Irish Mountain
Running Association

Carlingford - Fox's Rock


Rónán Davison-Kernan

Táin Rith Cuailnge

As a proud Ulsterman I love a race in the Cooleys. Sure isn't that where Cú Chulainn drove off Queen Méabh singlehanded while the warriors of Ulster were laid low? Never mind that Cú Chulainn was from Dundalk, and (most of) the Cooleys are in Leinster. Cú Chulainn clearly didn't worry too much about heel blisters in his brand new Mudclaws, or finding the Slieve Foye trig point in the mist. But Saturday wasn't particualrly sunny, yet I came away with a spectacular vest-shaped sunburn after but a few hours out - how would the famously redhaired Cú have coped with that?

Anyways. Twas a mostly clear day, except for Slieve Foye wearing a misty hat (as is traditional). At the stroke of midday the finest mountain runners in Louth (mostly) took off up the tarmac lane at a furious pace. Our latter day Cú Chulainn, recently crowned NIMRA champion and pride of Kilkeel Adam Cunningham took an early lead as several optimistic runners perhaps unused to his relentless pace tried to hang on but were soon dropped. This was no victory lap for Adam, however, as Marcus Bishop, adopted son of the Red Branch Knights (...he lives in Armagh) was right behind him the whole way, keeping him working hard.

We climbed through the ferns into the mist on the steep boyo that is Slieve Foye. Anyone who took part in Armagh AC's Flagstaff-Carlingford race in June will have at this point started suffering from Vietnam-style flashbacks to scores of runners running round in circles amongst the crags and flase summits of Foye, guldering at each other like a game of Marco Polo trying to find the trig point, and then huddling together waiting for someone who knew how to get of the blasted thing.
Thankfully, all seemed to make to the top of Foye unscathed, as when travelling from Carlingford you essentially just go up until there is no more up to go. As the climb got steeper and runners spread out a bit, I caught a few people as what I lack in aerobic power I partially compensate with a willingness to take a direct line through steeper terrain (those years spent rock climbing coming in useful). However both heels started to smoulder like a toaster turned up to 11 and I soon regretted choosing this day to break in new shoes. I reasoned that half the race would be downhill which would give some respite, which was mostly true.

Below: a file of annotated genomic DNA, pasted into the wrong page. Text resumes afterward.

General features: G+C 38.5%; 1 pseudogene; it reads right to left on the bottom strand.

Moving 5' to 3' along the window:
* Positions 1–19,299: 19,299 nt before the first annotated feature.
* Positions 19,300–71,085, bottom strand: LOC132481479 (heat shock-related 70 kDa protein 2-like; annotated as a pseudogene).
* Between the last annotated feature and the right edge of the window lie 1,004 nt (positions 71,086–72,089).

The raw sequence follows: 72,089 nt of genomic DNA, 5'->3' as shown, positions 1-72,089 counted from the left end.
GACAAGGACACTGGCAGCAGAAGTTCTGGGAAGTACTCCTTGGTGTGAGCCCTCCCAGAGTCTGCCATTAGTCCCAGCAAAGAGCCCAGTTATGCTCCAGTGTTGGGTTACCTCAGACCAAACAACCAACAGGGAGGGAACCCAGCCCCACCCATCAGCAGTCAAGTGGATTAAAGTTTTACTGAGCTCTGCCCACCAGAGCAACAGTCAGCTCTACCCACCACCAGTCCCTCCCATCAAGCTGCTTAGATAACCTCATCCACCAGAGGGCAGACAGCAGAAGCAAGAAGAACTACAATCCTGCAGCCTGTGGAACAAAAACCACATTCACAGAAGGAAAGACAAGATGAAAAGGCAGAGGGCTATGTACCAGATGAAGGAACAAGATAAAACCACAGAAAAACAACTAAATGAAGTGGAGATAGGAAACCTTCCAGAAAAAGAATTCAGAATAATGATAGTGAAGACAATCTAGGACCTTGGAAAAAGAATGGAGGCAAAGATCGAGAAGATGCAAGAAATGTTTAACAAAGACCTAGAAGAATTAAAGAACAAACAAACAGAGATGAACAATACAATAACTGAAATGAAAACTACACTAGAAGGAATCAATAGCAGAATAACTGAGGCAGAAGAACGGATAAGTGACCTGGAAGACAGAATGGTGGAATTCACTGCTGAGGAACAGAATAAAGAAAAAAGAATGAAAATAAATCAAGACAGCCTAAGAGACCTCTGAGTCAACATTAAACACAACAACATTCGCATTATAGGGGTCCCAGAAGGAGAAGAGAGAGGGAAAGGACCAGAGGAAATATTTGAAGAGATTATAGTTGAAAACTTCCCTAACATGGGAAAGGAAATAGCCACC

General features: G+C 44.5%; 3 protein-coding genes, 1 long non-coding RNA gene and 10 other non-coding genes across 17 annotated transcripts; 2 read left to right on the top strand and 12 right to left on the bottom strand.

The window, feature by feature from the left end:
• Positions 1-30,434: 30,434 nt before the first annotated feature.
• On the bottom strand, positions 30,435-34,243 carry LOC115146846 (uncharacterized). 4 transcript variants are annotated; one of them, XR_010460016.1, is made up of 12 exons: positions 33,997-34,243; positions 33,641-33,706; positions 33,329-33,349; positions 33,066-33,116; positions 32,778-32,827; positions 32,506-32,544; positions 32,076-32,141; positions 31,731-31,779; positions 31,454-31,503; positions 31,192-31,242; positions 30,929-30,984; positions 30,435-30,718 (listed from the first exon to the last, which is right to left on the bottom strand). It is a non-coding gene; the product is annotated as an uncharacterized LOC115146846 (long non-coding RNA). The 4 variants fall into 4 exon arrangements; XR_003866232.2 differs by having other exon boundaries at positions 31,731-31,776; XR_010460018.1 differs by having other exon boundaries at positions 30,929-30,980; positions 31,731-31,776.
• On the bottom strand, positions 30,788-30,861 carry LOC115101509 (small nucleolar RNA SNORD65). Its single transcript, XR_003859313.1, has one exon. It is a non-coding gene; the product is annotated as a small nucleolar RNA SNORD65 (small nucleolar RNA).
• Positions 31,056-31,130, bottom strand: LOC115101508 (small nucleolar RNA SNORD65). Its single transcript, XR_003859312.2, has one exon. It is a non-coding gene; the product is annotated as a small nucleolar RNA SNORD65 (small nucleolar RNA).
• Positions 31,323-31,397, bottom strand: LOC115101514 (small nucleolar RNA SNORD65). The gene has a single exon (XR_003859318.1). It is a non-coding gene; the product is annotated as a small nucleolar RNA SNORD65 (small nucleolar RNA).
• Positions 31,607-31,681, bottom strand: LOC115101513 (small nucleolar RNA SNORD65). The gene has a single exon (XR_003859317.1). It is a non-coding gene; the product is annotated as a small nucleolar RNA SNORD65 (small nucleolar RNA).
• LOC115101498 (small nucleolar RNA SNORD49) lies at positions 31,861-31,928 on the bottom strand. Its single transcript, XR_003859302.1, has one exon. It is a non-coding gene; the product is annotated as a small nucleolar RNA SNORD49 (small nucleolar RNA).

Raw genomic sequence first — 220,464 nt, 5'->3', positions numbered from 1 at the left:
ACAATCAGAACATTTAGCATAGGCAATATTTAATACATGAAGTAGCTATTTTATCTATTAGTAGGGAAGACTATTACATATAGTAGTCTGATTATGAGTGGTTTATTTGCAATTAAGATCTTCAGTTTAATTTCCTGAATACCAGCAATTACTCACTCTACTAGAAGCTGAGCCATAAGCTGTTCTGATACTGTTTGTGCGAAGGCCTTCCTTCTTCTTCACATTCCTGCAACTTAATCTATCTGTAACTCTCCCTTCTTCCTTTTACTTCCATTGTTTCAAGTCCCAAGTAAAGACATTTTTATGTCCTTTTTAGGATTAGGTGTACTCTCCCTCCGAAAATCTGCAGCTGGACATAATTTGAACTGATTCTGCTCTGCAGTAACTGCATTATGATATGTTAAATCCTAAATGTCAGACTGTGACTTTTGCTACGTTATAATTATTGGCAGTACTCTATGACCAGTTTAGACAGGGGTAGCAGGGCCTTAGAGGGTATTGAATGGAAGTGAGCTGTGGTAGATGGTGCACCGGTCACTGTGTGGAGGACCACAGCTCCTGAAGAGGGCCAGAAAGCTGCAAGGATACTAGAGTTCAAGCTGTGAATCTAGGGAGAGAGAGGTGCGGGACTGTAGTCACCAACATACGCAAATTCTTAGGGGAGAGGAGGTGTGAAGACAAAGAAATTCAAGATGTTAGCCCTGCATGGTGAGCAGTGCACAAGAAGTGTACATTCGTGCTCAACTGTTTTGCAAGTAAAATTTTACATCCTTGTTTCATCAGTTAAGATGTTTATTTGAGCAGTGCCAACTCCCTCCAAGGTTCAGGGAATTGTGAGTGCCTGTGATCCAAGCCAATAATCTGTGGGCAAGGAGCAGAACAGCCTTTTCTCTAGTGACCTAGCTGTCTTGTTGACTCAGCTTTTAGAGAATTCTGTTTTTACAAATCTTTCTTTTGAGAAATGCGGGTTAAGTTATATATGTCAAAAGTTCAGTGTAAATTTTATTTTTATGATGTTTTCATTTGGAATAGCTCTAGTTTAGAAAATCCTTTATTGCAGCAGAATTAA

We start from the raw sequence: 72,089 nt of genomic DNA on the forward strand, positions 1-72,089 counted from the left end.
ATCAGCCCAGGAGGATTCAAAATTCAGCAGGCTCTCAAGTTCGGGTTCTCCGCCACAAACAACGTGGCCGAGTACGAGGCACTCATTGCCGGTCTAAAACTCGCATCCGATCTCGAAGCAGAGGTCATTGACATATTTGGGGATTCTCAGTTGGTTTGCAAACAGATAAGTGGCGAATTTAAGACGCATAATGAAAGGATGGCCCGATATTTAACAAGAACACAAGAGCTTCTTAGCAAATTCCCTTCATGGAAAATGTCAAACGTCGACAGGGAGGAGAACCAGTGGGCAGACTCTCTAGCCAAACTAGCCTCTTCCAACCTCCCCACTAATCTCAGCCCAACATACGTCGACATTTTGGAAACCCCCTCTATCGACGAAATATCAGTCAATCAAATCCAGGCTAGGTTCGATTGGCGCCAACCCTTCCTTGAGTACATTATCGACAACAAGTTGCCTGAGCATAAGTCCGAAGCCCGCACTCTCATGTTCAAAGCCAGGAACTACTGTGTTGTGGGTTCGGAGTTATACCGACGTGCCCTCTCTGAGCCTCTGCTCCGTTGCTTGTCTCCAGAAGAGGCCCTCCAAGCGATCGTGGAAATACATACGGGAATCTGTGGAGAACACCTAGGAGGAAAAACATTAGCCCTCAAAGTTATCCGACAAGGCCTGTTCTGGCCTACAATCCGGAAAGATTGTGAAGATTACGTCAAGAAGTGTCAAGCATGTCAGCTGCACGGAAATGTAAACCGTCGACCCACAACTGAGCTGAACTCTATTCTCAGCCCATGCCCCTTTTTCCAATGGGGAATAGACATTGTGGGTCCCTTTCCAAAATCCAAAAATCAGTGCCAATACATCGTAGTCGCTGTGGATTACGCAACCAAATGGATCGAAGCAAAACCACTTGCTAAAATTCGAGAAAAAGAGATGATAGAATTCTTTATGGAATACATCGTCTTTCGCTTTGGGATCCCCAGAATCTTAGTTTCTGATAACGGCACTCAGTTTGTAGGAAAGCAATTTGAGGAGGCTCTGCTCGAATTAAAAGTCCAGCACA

Off Foye, with the top 3 of Adam, Marcus and Brian Furey (Brian, your surname is an excellent example of nominative determinism for a runner) disappearing into the distance while 5 of us battled it out for the crumbs. Different lines were taken but all converged as we tumbled out of the mist and on to Foxes Rock - where, alas, my request for plasters, tape or sympathy was denied (fair enough).
Ah, but now there was more Down than Up, and I could continue to gaslight my heels with promises of temporary relief. The run back to Foye deteriorates to a shuffle, but most are in the same boat. I keep low past the lakes to a green ramp that leads more or less direct to the summit and reach the trig in 6th. No stumbling about lost this time.

This, then, is the fun bit. I head straight for a steep rocky gulley with a post at the top labelled on the map as the Dreimire Beag (little ladder). Spat out into the ferns and the mist lifts as I join forces with Denis McGlynn for a bash through the primordial jungle, dodging gorse, sheughs (ditches for ye non Ulster folk) and walking groups. My hope of 4th place disappeared as I went for the stile while he vaulted the gate and took off down the tarmac like Macha at a long-legged pace that I couldn't match, but I'll not be unhappy with 5th - a quare day out alright. Adam was home about 10 minutes earlier with Marcus about 15 seconds back.

Another great race - many thanks to Turlough and all the volunteers for organising. I'm looking forward to getting lost in the Cooleys at the nav challenge in October. Maybe my blsiters will have healed (Heeled?) by then.